The passengers being evaluated for the disease who were on the Royal Caribbean ship that docked Bayonne, all Chinese nationals, were experiencing breathing problems and other pulmonary issues aboard the Anthem of the Seas, according to a federal official, who noted that there’s no indication the passengers are infected with the new coronavirus and the response was out of an abundance of caution.
Royal Caribbean said in a statement that one of the passenger’s screen tested positive for Influenza A. The cruise line said its records showed that the other passengers evaluated had not been in China since Jan. 26.
“We have also been cleared by authorities to depart, as usual. However, to reassure concerned guests, we will delay our departure until tomorrow, when we will receive the conclusive test results from CDC,” the Royal Caribbean statement reads.
A spokesperson for Royal Caribbean told ABC News, “Like airlines, we are participating in elevated levels of guest screening to check the spread of coronavirus. We are closely monitoring developments regarding coronavirus and have rigorous medical protocols in place onboard our ships. We continue to work in close consultation with the CDC, the WHO and local health authorities to align with their guidance and ensure the health and wellbeing of our guests and crew.”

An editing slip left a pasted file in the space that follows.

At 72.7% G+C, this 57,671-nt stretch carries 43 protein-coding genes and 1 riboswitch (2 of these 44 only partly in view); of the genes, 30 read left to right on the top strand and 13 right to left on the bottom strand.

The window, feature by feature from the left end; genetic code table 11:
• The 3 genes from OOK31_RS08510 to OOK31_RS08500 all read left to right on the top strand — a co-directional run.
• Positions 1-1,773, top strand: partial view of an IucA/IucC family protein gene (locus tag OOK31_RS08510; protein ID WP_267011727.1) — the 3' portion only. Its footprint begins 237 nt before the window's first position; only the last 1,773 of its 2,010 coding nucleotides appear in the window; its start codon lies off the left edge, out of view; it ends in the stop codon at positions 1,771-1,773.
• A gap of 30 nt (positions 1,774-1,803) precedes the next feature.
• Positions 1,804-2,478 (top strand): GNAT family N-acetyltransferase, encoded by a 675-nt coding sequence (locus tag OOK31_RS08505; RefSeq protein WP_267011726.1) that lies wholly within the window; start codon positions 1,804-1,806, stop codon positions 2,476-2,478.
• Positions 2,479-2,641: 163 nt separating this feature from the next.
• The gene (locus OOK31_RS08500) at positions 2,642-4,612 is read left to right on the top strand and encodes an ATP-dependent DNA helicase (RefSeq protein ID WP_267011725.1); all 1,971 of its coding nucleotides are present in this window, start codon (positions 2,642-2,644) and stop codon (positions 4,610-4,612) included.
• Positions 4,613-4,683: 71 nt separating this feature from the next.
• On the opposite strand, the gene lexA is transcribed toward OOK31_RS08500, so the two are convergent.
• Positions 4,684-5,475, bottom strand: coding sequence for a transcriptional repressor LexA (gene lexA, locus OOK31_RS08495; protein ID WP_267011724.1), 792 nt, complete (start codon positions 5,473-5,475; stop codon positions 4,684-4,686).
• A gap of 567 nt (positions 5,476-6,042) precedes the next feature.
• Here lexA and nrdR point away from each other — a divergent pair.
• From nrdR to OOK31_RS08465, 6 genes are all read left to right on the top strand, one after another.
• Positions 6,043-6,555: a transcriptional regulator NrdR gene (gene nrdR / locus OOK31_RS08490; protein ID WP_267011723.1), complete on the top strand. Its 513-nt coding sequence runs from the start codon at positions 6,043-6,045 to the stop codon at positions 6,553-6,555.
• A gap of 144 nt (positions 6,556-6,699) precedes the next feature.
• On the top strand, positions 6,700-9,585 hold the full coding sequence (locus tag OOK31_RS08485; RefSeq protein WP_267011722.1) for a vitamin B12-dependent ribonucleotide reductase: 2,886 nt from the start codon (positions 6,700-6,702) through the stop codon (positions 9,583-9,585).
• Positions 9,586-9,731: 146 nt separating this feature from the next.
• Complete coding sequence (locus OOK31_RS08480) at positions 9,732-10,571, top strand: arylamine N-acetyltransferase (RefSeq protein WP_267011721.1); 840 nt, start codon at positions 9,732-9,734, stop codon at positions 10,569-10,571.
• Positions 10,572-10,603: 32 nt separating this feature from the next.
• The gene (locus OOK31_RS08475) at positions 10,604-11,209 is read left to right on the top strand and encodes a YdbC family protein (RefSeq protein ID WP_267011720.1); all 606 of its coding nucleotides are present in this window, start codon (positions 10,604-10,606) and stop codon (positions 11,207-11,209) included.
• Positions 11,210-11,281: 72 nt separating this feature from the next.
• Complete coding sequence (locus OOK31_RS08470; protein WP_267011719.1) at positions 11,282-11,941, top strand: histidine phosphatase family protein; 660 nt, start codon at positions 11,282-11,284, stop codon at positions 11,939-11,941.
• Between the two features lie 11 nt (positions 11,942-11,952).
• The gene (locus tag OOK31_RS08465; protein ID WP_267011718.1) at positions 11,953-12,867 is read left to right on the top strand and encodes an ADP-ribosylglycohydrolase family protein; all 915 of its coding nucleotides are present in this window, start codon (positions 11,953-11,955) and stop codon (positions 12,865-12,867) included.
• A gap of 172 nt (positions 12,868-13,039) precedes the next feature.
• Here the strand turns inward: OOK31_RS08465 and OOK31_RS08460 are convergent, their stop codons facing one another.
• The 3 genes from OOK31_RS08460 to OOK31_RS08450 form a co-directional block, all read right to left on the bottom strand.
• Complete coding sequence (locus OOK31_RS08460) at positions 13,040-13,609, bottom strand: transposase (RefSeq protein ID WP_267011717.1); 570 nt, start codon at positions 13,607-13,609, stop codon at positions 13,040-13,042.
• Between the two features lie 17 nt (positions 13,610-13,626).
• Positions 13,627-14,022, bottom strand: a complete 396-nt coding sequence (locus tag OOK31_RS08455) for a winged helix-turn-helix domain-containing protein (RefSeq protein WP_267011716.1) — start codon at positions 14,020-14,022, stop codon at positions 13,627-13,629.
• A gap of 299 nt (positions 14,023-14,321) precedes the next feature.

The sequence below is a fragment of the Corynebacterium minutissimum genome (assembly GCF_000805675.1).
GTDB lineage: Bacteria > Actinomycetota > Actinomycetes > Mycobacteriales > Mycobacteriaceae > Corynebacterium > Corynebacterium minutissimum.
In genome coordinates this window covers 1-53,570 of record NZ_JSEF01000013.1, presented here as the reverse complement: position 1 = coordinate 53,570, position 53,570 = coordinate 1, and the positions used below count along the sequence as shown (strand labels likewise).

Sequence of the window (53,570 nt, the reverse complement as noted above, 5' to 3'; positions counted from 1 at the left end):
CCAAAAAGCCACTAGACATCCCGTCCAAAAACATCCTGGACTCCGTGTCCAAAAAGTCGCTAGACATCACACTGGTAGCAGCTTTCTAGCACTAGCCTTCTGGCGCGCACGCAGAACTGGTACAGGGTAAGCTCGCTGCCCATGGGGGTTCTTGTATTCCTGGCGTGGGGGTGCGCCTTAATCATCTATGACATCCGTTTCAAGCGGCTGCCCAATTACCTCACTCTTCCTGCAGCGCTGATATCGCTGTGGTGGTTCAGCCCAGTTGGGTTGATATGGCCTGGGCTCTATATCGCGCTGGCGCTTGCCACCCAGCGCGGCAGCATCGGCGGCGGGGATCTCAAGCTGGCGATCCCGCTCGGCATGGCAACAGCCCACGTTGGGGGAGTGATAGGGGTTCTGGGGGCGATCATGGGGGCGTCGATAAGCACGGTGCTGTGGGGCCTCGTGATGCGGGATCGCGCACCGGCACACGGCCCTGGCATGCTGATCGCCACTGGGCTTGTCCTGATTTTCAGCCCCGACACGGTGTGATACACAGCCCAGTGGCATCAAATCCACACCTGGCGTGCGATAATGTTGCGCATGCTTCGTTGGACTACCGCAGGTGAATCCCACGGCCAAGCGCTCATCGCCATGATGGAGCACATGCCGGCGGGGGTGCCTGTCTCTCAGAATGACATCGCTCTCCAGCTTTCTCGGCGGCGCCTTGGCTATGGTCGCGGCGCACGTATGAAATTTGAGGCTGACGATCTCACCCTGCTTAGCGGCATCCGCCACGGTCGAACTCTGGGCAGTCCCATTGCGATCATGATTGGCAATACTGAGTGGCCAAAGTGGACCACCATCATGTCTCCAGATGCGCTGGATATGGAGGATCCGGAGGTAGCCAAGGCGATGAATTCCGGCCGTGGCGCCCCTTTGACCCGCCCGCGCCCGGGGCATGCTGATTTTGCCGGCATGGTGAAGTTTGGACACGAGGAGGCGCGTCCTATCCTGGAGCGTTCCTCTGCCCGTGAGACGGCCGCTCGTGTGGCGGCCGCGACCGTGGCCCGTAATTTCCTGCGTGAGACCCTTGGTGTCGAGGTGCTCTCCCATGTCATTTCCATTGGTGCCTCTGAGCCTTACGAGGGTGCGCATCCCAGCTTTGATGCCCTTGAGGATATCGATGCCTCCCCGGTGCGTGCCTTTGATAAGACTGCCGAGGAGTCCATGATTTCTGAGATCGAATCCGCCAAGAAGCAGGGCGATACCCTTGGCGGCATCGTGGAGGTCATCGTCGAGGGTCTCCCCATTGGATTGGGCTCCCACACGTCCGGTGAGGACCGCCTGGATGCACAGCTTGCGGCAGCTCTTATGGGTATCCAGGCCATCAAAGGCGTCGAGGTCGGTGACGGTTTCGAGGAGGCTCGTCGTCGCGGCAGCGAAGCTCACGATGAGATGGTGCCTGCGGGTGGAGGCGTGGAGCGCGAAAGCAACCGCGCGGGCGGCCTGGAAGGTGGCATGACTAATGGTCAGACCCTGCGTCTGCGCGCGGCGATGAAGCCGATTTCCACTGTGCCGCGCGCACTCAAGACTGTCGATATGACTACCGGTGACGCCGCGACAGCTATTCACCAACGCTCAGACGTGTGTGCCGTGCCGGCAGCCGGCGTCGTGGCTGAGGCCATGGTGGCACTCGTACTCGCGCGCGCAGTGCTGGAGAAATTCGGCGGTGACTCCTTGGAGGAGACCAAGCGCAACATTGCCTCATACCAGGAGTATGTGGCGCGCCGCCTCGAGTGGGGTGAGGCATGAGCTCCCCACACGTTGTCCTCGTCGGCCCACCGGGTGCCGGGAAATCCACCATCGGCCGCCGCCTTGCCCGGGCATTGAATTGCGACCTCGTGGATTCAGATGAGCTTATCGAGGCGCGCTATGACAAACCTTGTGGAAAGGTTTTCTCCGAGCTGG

Two people briefed on the matter told ABC News that the four people being evaluated had been taken to University Hospital in Newark.
“The hospital is following proper infection control protocols while evaluating these individuals,” Gov. Murphy said. “New Jersey currently has no confirmed cases of novel coronavirus and the risk to residents remains low.”
Meanwhile, the U.S. Department of State has identified about 1,000 Americans in China’s Hubei Province, which includes Wuhan, who have requested help in evacuating, according to Capt. Jennifer McQuiston, deputy director of CDC’s Division of High Consequence Pathogens and Pathology. A number of U.S. citizens have already been evacuated from China in recent days.
“He is strong, sharp and powerfully focused on leading the counterattack on the Coronavirus,” trump said. “He feels they are doing very well, even building hospitals in a matter of only days.”
ABC News’ Mark Crudele, Josh Margolin, Erin Schumaker and Eric Strauss contributed to this report.